Keeping an eye on changes and trends in employment law is an excellent way for businesses to mitigate risk. Benjamin Franklin famously said, “An ounce of prevention is worth a pound of cure.” This adage rings especially true in the frequently changing area of employment law, where simply tracking and complying with changes to the law can significantly reduce the risk of litigation later.
In the spirit of Mr. Franklin, here is a roundup of some hot topics in employment law in 2020.
Paid Family And Medical Leave
At the end of 2019, the National Defense Authorization Act (NDAA) was passed by Congress and signed by the president. Included in this NDAA was a provision that offers 12 weeks of paid parental leave for civilian federal employees to use for the birth, adoption, or foster placement of a child occurring on or after Oct. 1, 2020.
The passage of paid parental leave for federal employees reflects a growing trend in both states and the private sector. Paid family leave policies at large companies, especially in the technology sector (e.g., Spotify, Amazon, Google), have trended upward sharply in recent years. Eight states (California, Connecticut, Massachusetts, Oregon, New Jersey, New York, Rhode Island, and Washington) and the District of Columbia have already passed some form of paid family and medical leave legislation. As more and more U.S. workers gain access to these benefits and the labor market stays tight, employees are more likely to look for competitive leave policies from their employers.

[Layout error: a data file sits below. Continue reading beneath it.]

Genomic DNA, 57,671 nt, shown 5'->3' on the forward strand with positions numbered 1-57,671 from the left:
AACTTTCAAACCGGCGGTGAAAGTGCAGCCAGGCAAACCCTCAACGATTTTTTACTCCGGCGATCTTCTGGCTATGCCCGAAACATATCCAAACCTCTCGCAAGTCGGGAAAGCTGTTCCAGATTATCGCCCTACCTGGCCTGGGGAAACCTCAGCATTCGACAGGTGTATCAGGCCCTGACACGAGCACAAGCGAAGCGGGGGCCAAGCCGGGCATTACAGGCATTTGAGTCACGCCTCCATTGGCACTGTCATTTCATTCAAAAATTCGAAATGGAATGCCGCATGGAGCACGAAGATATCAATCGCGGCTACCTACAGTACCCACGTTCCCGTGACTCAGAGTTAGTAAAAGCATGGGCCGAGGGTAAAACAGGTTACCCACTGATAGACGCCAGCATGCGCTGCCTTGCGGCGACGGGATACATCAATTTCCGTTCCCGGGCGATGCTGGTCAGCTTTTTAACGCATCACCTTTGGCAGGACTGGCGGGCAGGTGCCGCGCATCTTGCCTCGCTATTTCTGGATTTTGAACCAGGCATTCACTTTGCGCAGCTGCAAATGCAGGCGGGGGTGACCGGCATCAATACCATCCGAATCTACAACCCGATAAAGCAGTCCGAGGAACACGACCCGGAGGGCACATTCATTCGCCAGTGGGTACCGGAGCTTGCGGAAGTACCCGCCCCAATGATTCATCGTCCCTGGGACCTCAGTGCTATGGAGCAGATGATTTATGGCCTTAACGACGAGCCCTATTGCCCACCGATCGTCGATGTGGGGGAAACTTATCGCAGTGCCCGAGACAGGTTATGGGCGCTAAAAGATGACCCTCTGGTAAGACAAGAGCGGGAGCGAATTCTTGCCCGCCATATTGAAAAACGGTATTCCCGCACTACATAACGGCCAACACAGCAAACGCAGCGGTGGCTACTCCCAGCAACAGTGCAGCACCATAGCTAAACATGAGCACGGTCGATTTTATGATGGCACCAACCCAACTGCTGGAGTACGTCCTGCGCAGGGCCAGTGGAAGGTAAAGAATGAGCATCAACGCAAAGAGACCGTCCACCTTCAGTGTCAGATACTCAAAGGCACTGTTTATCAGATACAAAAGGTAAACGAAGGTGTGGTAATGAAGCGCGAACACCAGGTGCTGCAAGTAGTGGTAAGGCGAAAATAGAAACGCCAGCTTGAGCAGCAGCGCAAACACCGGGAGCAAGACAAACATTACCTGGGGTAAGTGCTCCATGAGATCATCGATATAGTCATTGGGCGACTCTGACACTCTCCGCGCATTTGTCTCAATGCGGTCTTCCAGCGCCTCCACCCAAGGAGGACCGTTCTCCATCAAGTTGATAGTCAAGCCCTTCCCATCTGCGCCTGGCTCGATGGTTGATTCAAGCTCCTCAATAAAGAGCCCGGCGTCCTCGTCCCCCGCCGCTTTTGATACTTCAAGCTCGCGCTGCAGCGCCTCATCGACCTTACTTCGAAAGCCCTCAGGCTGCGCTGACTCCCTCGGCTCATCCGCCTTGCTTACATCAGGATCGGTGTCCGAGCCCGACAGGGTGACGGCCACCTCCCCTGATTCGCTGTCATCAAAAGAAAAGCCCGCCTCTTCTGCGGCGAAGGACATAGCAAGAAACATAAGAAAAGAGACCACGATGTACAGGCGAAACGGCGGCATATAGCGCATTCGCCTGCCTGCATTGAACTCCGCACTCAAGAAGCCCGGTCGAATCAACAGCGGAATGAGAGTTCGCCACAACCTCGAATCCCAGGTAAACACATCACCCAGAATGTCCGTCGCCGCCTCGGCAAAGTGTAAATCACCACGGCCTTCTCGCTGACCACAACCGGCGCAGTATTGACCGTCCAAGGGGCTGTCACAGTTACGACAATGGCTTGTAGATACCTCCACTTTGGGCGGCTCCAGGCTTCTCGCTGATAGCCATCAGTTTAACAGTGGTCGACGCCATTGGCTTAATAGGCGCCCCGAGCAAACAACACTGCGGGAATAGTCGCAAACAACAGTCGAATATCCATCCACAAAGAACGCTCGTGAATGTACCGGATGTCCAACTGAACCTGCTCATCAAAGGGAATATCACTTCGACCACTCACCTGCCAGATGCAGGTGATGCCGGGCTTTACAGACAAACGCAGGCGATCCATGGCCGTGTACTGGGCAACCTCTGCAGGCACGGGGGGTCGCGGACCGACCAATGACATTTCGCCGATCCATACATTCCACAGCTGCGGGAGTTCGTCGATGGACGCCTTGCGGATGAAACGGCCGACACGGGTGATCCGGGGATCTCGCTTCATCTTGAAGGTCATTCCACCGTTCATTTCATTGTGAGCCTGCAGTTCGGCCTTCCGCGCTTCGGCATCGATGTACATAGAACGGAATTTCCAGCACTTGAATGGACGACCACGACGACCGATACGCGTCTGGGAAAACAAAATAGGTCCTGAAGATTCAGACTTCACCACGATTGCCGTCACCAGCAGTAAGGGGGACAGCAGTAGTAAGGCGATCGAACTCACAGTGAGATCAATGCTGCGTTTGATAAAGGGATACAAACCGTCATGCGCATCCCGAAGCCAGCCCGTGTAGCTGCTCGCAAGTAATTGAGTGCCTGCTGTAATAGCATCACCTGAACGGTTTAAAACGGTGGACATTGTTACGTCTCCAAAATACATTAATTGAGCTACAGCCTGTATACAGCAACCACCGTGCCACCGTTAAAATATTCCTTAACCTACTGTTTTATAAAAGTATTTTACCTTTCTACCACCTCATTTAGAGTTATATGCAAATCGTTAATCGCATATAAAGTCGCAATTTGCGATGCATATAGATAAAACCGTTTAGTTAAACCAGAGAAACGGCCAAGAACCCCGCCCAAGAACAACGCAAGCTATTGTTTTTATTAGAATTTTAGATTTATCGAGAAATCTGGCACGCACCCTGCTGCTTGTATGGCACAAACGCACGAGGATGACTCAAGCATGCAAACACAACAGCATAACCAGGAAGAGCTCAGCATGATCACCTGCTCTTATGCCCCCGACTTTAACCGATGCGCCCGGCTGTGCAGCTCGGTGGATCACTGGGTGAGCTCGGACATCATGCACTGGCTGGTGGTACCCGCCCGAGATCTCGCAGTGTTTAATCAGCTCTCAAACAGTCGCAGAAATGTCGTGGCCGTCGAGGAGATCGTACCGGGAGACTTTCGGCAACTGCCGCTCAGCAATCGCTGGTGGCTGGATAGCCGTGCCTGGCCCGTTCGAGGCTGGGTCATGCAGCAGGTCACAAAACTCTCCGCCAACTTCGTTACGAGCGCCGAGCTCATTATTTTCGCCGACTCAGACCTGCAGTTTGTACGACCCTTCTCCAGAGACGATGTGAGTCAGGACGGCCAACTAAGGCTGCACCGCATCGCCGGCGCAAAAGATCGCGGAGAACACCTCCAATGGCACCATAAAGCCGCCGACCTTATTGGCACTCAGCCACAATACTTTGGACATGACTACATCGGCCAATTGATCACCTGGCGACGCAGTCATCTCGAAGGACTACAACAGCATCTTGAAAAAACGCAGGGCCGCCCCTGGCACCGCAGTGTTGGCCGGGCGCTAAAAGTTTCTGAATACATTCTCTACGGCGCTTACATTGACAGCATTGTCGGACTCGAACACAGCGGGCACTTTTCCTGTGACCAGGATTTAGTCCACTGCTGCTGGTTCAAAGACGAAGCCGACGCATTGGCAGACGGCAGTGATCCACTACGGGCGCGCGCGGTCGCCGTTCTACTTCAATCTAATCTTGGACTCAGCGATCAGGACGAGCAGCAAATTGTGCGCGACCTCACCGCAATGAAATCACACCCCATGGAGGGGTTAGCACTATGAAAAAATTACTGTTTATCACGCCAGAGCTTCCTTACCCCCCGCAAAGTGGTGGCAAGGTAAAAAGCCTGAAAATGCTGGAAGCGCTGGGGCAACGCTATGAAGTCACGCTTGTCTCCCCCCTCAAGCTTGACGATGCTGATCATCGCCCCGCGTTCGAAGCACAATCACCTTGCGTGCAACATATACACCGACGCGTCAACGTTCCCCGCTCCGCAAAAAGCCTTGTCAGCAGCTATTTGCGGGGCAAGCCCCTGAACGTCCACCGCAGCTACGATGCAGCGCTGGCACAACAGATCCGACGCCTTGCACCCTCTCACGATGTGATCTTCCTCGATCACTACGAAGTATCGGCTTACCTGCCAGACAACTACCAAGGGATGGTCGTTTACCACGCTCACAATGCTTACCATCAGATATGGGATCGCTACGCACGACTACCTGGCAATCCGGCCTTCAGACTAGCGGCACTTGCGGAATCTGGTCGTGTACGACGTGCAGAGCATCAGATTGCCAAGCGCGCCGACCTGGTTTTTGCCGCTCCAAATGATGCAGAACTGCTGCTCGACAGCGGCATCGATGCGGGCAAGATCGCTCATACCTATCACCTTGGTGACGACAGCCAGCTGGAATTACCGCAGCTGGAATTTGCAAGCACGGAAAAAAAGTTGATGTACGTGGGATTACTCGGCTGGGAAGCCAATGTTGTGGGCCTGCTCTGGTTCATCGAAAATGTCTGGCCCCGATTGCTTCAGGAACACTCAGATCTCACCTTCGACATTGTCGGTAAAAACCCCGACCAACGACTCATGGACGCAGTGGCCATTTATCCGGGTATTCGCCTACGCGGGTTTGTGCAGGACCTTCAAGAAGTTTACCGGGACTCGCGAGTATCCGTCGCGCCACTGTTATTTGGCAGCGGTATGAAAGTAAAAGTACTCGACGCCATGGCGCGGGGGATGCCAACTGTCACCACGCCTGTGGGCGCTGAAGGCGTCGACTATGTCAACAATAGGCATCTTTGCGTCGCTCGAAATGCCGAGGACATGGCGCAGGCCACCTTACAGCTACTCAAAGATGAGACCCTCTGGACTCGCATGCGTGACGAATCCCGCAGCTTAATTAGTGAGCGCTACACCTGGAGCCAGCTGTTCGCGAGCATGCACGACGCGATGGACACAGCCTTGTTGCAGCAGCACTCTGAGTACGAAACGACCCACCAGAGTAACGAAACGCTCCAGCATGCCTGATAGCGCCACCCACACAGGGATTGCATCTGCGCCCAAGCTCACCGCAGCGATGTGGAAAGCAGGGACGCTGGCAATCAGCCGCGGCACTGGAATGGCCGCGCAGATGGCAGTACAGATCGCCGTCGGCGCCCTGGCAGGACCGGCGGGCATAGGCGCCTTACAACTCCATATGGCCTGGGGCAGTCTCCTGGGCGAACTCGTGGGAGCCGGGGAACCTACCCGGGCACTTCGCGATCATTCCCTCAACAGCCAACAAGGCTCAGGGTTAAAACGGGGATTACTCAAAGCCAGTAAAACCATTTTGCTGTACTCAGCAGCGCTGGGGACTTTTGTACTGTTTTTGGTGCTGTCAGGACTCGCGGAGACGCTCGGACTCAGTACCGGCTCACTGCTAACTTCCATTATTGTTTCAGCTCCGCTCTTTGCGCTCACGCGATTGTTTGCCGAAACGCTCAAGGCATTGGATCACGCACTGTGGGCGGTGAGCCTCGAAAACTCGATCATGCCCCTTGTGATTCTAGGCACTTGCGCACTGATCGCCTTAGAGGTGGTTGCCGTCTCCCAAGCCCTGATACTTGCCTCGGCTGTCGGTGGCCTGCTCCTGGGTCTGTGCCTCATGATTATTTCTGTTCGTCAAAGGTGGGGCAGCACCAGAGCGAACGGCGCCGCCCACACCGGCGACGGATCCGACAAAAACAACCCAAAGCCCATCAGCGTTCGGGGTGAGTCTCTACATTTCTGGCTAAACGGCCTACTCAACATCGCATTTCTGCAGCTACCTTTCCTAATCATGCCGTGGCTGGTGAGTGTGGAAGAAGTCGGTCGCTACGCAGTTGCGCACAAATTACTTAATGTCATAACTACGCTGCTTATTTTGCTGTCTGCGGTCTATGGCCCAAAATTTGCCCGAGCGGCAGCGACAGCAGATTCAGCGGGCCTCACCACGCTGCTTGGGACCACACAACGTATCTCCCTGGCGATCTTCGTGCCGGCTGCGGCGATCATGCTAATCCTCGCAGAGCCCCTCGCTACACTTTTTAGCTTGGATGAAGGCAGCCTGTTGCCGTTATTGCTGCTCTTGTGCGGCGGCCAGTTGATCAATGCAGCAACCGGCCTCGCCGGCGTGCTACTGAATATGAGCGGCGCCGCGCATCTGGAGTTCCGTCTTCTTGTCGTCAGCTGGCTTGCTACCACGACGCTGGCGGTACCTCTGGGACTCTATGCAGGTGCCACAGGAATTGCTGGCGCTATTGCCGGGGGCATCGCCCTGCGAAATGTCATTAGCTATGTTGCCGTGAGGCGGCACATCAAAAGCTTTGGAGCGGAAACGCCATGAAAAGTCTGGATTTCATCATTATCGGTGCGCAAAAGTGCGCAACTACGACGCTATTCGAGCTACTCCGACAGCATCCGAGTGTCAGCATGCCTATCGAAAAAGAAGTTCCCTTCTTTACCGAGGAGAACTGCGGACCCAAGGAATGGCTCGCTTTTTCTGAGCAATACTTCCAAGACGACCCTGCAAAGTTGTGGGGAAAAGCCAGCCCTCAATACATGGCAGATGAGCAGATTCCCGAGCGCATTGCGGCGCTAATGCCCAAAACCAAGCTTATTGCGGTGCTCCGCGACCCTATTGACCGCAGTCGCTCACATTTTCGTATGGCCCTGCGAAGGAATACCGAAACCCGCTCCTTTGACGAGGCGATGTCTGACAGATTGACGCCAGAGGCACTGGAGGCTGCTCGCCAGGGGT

In Massachusetts, employers of all sizes will be impacted by the recent passage of the Commonwealth’s Paid Family and Medical Leave (PFML) program, which will be managed by the newly established Department of Family and Medical Leave (DFML). PFML is ramping up in 2020, with most benefits being made available to employees beginning on Jan. 1, 2021. At that time, most workers in Massachusetts will be eligible to receive up to 12 weeks of paid family leave and up to 20 weeks of paid medical leave through premiums paid by employees, employers, and the self-employed. Payment withholdings began on Oct. 1, 2019, and those contributions were due to be remitted to the Commonwealth on Jan. 31, 2020.
Only businesses who employed 25 or more covered individuals in their workforces in the previous calendar year are responsible for making employer contributions for those covered individuals. However, even businesses with less than 25 covered individuals are required to remit the covered individuals’ contributions to the state on their behalf. This means that any business in the Commonwealth with employees is impacted by the PFML.
New Insurance Products
Businesses seeking alternatives to participating in the Commonwealth’s system of withholding and remitting payments may offer their own plans, and apply for an exemption. To qualify for an exemption, an employer must have an approved private plan with paid leave benefits that are equal to or more generous than those provided under the PFML program. For businesses that elect to obtain a private plan, the DFML accepts applications for exemption on a rolling basis. Applications must be approved in the quarter prior to the quarter in which the exemption go into effect. Employers will need to submit an application annually to qualify for a private plan exemption.